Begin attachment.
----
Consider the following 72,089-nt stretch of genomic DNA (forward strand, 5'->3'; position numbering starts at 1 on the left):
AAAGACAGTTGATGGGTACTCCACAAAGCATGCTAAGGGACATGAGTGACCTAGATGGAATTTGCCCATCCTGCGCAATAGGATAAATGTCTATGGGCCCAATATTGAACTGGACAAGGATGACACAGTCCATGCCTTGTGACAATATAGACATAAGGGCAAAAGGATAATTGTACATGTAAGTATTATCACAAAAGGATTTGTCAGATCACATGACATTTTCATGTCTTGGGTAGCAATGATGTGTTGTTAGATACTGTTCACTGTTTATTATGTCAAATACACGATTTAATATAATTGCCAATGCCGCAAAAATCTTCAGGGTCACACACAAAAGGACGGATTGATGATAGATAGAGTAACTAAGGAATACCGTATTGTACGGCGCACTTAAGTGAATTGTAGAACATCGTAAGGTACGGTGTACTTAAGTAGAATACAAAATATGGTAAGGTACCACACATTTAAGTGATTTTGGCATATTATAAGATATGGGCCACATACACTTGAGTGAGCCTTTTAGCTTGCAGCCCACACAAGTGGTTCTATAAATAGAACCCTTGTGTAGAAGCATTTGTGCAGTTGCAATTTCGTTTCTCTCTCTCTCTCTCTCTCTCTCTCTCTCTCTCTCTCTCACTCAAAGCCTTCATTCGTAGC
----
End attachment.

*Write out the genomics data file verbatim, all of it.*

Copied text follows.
Consider the following 72,089-nt stretch of genomic DNA (forward strand, 5'->3'; position numbering starts at 1 on the left):
AAAGACAGTTGATGGGTACTCCACAAAGCATGCTAAGGGACATGAGTGACCTAGATGGAATTTGCCCATCCTGCGCAATAGGATAAATGTCTATGGGCCCAATATTGAACTGGACAAGGATGACACAGTCCATGCCTTGTGACAATATAGACATAAGGGCAAAAGGATAATTGTACATGTAAGTATTATCACAAAAGGATTTGTCAGATCACATGACATTTTCATGTCTTGGGTAGCAATGATGTGTTGTTAGATACTGTTCACTGTTTATTATGTCAAATACACGATTTAATATAATTGCCAATGCCGCAAAAATCTTCAGGGTCACACACAAAAGGACGGATTGATGATAGATAGAGTAACTAAGGAATACCGTATTGTACGGCGCACTTAAGTGAATTGTAGAACATCGTAAGGTACGGTGTACTTAAGTAGAATACAAAATATGGTAAGGTACCACACATTTAAGTGATTTTGGCATATTATAAGATATGGGCCACATACACTTGAGTGAGCCTTTTAGCTTGCAGCCCACACAAGTGGTTCTATAAATAGAACCCTTGTGTAGAAGCATTTGTGCAGTTGCAATTTCGTTTCTCTCTCTCTCTCTCTCTCTCTCTCTCTCTCTCTCTCTCACTCAAAGCCTTCATTCGTAGC